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Oct 26, 2014

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Where in the world did you get that beer?

Insight into the 1999 Saint John World Festival Of Beer

By Craig Pinhey

Yes, Saint John. That's what I said. The WORLD Festival of Beer in Saint John. That's in New Brunswick -- that's Canada by the way. On October 2, 1999 the World Trade & Convention Center in downtown (excuse me, that's 'Uptown') was filled with beer lovers, tasting various brews from faraway and in between.

This was the first year for the fest, and based on the participation and enthusiasm of the locals, it was a success. Whether it was an unqualified success is debatable -- and only debatable with those who have the figures. Let's just say that there are plans for another in 2000...

The event was well promoted, both on the local radio stations and in the newspaper, as well as a bit of TV. Word of mouth, as expected, also brought in a few beer lovers from further afield. I met folks from as far as Halifax, Nova Scotia, Dundas, Ontario, and Portland, Maine, but it's possible that folks drove further.

The main difference between this party and the East Coast Festival of Beer in Halifax this past Summer, was that Saint John had beer from many countries, and allowed draft from local brewpubs (although there's only one in Saint John (Tapps), others could have brought beer). This is a result of either fairer legislation, or more logical application of rules by the New Brunswick Liquor Corporation.

This was a privately organized festival, headed by Jeff Walker, a local guy in the insurance business but also experienced in event promotion. Running beer festivals is not a generally known method to make a living, but we beer lovers must respect Jeff for making this effort to improve our lives, and we should all cheer for him to make it a career! Jeff's love of beer is the reason the World of Beer existed in Saint John, at least for a day.

Although there were beers from many countries, the beers of most interest to a beer geek like myself were from Belgiam, England, Germany, U.S. Canada, and the Czech Republic. The pricing was extremely attractive. A day pass got you 10 x 3-4 oz samples for $11.50 Canadian. Considering the brands available, this was a steal. Also, if you were interested in the evening entertainment, it was $23 for a "whole day" pass, which got you the sampling beers plus let you in to see the 3 bands in the evening, including Dutchie Mason, a Maritime Blues legend.

Beers I noted as being of parituclar interest were:

Lobkov Pils - a Czech pils along the lines of the original Budvar and Pilsenere Urquell.

Thomas Paine Ale from Harvey's - a delicious English bottled ale from Harvey's, one of my favourite Southern England breweries.

Maisel Weiss - a good Bavarian weiss beer, with the classic banana-clovey aroma and flavour.

Lobster Ale from Maine - a VERY hoppy pale ale with more IBU's than any commercial pale ale avaiable in bottles in the Maritimes.

Harvest Ale from Moosehead - a hoppy dark amber ale released for a limited time only by Saint John's own Moosehead Brewery.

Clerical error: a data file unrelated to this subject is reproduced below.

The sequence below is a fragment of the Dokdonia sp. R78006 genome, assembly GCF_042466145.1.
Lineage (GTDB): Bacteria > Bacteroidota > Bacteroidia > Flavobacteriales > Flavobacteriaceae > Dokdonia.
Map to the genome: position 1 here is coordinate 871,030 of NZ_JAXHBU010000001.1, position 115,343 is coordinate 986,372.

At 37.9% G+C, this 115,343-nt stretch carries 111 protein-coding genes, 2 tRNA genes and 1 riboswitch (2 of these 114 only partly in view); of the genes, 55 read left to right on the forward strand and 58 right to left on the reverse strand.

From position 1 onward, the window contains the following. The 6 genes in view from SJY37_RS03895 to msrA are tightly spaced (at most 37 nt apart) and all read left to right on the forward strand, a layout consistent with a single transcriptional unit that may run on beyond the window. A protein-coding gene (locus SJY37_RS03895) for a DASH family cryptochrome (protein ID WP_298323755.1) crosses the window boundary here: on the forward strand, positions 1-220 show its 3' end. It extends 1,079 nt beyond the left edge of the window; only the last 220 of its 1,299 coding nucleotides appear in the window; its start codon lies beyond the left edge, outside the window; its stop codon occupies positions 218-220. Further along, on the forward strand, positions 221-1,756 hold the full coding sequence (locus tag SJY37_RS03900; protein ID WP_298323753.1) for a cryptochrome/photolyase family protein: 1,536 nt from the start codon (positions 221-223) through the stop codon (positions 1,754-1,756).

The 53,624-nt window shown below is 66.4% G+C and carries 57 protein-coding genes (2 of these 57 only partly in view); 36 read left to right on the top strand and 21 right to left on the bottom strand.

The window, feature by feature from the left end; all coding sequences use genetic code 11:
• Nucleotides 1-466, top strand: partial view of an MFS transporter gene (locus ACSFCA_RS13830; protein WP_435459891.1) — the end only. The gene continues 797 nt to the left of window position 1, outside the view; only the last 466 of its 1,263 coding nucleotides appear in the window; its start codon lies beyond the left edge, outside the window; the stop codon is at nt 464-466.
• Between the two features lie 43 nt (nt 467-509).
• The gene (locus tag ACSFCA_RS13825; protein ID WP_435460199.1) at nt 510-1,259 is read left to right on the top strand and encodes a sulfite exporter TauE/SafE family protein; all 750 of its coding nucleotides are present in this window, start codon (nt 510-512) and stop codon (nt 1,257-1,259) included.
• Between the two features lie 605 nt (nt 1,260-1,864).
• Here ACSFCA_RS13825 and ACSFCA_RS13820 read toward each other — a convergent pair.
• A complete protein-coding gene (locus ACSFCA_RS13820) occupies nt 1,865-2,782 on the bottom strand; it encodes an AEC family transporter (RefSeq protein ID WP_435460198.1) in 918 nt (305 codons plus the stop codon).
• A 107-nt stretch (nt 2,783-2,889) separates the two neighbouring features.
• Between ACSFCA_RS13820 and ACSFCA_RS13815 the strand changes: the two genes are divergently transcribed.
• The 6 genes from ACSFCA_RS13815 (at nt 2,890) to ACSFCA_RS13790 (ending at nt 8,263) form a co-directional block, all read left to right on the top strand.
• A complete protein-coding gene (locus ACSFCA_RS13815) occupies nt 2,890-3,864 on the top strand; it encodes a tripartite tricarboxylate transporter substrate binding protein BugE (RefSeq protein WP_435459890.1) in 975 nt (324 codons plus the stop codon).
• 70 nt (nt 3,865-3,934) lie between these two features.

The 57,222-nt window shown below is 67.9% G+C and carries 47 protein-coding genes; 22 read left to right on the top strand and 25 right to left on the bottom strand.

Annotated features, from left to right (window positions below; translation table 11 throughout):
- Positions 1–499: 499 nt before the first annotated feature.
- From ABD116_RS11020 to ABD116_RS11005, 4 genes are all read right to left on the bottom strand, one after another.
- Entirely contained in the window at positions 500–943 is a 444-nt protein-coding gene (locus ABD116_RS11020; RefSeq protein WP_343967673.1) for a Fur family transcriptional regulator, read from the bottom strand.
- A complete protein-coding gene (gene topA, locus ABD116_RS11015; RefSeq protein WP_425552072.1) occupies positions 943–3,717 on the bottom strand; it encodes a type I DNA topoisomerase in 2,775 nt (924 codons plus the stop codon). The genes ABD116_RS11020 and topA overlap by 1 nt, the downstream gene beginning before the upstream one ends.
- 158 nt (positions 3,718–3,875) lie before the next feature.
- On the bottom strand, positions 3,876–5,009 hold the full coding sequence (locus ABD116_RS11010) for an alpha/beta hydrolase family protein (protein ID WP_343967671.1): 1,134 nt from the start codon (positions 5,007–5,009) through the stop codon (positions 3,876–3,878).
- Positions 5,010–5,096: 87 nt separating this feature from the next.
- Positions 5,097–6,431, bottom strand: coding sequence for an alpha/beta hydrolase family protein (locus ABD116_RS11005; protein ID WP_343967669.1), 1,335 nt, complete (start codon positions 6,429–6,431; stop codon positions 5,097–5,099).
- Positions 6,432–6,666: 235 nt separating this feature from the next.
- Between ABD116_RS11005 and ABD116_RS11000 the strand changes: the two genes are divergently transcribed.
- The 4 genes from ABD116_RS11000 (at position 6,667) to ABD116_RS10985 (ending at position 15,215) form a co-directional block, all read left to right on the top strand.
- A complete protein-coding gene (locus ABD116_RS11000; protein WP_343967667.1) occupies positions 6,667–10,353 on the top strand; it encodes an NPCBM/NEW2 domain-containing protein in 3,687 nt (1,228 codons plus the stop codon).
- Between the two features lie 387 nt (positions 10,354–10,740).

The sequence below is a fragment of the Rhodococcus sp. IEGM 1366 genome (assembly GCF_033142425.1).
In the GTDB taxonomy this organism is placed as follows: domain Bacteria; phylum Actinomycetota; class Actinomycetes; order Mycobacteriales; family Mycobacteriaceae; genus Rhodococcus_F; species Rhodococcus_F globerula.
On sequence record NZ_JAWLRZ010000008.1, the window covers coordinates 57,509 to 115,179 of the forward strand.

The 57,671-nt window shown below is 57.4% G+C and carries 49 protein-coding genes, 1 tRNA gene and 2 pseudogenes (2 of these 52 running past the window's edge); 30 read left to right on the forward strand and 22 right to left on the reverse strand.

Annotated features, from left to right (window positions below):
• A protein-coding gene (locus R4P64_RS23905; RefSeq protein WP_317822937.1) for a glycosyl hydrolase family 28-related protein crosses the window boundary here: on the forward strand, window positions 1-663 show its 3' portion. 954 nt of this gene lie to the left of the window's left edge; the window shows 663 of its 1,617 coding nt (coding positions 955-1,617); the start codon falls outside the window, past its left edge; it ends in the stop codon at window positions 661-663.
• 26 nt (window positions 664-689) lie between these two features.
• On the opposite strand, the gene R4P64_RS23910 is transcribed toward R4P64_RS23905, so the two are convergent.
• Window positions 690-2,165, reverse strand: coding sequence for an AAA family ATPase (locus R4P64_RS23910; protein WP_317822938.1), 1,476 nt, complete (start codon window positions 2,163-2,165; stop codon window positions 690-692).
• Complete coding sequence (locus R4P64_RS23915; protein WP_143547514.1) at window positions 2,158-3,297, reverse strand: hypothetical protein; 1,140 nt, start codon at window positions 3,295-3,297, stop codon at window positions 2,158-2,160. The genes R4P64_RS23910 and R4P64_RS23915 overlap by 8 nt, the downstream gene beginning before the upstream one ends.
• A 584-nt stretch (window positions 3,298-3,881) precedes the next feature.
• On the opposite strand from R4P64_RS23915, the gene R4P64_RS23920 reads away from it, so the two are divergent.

Belgian Beers - too many brands to list here, but suffice it to say you could sample over 20 Belgian beers, including gueuze, fruit lambics, dubbels, tripels, trappists and strong ales.

If the beer made your stomach growl with hunger, as beer likes to do, there was a food bar, where you could buy samplings of snackies with an "Around the World" theme -- quite tasty. There were also seminars on beer, including how to brew, how to cook with beer, Belgian Beer, and how to taste beer (with yours truly "teaching").

All in all it was quite the beer blast, considering nothing of the sort had ever been tried in Saint John. All was not rosy however, as there were a few problems:

1. Too many people in too tight an area -- this made it difficult to get to the beers you wanted.

2. Not enough servers -- both the Olands and Robillon Imports booths needed more people pouring, as it got pretty crazy.

3. Not enough cashiers at NBLC -- NB Liquor had a store set up for the fest, but only 2 cashiers! The line-ups there were frustrating. It is a testament to the good naturedness of Saint Johners that this did not result in an angry mob. Most of the beers from the fest are still available to purchase from NBLC in various stores around the Province. The Belgian beers are a particularly good deal.

4. Sold Out for the dance -- there were folks showing up wanting to buy tickets to the evening event, but they were sold out -- bad for them but good news for the organizers.

5. Too many "Euro-lagers" -- in my opinion there were far too many beers from breweries in countries with no beer heritage, so that all they produce are generic "Heiny clones." Next year I'd like to see these replaced by Canadian and US microbreweries, or at least with more beers from the classic regions -- Germany, England and Belgium. I personally would love to see Belgium's De Koenick.

I'm sure the organizers will learn from any small problems that took place this year and will put on an even better show next year. I'll be there reporting as the World of Beer visits Saint John in the year 2000!

®Craig Pinhey 1999 All Rights Reserved

STORIES BY
Craig Pinhey